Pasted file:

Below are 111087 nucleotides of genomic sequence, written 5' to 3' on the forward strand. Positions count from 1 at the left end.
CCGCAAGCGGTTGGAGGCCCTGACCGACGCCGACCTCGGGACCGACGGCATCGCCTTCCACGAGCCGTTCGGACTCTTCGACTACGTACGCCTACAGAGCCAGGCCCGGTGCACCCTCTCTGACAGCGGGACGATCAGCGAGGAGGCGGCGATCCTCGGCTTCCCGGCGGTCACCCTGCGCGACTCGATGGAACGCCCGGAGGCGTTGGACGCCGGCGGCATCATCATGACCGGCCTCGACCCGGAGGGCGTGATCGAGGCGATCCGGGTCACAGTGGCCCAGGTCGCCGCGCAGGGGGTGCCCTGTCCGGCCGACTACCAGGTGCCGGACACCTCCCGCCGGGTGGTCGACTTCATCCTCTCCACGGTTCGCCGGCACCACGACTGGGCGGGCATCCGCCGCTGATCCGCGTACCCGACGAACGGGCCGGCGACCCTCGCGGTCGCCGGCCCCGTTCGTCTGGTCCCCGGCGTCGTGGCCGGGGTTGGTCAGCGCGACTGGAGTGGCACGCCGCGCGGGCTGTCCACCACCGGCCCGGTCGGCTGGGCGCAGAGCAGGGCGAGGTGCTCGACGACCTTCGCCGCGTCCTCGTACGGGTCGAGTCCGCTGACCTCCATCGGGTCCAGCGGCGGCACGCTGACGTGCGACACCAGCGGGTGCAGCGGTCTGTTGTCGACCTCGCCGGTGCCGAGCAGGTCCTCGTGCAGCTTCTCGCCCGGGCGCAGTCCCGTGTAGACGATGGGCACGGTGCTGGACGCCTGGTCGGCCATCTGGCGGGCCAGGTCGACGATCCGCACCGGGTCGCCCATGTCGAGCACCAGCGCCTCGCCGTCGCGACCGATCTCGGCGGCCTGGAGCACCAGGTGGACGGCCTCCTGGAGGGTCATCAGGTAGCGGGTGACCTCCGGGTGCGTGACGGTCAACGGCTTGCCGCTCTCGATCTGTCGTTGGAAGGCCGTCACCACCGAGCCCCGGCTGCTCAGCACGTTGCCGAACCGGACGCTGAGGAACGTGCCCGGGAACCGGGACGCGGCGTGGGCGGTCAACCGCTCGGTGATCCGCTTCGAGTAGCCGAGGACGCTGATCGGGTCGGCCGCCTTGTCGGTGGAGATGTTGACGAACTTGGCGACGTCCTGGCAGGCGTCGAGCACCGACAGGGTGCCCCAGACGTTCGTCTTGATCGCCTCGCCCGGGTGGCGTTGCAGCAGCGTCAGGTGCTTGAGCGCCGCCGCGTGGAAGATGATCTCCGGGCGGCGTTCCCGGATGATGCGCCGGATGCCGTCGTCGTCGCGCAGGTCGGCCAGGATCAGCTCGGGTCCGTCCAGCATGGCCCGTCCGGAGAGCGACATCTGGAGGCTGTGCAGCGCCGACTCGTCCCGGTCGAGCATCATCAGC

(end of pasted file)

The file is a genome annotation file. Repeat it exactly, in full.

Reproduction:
Below are 111087 nucleotides of genomic sequence, written 5' to 3' on the forward strand. Positions count from 1 at the left end.
CCGCAAGCGGTTGGAGGCCCTGACCGACGCCGACCTCGGGACCGACGGCATCGCCTTCCACGAGCCGTTCGGACTCTTCGACTACGTACGCCTACAGAGCCAGGCCCGGTGCACCCTCTCTGACAGCGGGACGATCAGCGAGGAGGCGGCGATCCTCGGCTTCCCGGCGGTCACCCTGCGCGACTCGATGGAACGCCCGGAGGCGTTGGACGCCGGCGGCATCATCATGACCGGCCTCGACCCGGAGGGCGTGATCGAGGCGATCCGGGTCACAGTGGCCCAGGTCGCCGCGCAGGGGGTGCCCTGTCCGGCCGACTACCAGGTGCCGGACACCTCCCGCCGGGTGGTCGACTTCATCCTCTCCACGGTTCGCCGGCACCACGACTGGGCGGGCATCCGCCGCTGATCCGCGTACCCGACGAACGGGCCGGCGACCCTCGCGGTCGCCGGCCCCGTTCGTCTGGTCCCCGGCGTCGTGGCCGGGGTTGGTCAGCGCGACTGGAGTGGCACGCCGCGCGGGCTGTCCACCACCGGCCCGGTCGGCTGGGCGCAGAGCAGGGCGAGGTGCTCGACGACCTTCGCCGCGTCCTCGTACGGGTCGAGTCCGCTGACCTCCATCGGGTCCAGCGGCGGCACGCTGACGTGCGACACCAGCGGGTGCAGCGGTCTGTTGTCGACCTCGCCGGTGCCGAGCAGGTCCTCGTGCAGCTTCTCGCCCGGGCGCAGTCCCGTGTAGACGATGGGCACGGTGCTGGACGCCTGGTCGGCCATCTGGCGGGCCAGGTCGACGATCCGCACCGGGTCGCCCATGTCGAGCACCAGCGCCTCGCCGTCGCGACCGATCTCGGCGGCCTGGAGCACCAGGTGGACGGCCTCCTGGAGGGTCATCAGGTAGCGGGTGACCTCCGGGTGCGTGACGGTCAACGGCTTGCCGCTCTCGATCTGTCGTTGGAAGGCCGTCACCACCGAGCCCCGGCTGCTCAGCACGTTGCCGAACCGGACGCTGAGGAACGTGCCCGGGAACCGGGACGCGGCGTGGGCGGTCAACCGCTCGGTGATCCGCTTCGAGTAGCCGAGGACGCTGATCGGGTCGGCCGCCTTGTCGGTGGAGATGTTGACGAACTTGGCGACGTCCTGGCAGGCGTCGAGCACCGACAGGGTGCCCCAGACGTTCGTCTTGATCGCCTCGCCCGGGTGGCGTTGCAGCAGCGTCAGGTGCTTGAGCGCCGCCGCGTGGAAGATGATCTCCGGGCGGCGTTCCCGGATGATGCGCCGGATGCCGTCGTCGTCGCGCAGGTCGGCCAGGATCAGCTCGGGTCCGTCCAGCATGGCCCGTCCGGAGAGCGACATCTGGAGGCTGTGCAGCGCCGACTCGTCCCGGTCGAGCATCATCAGC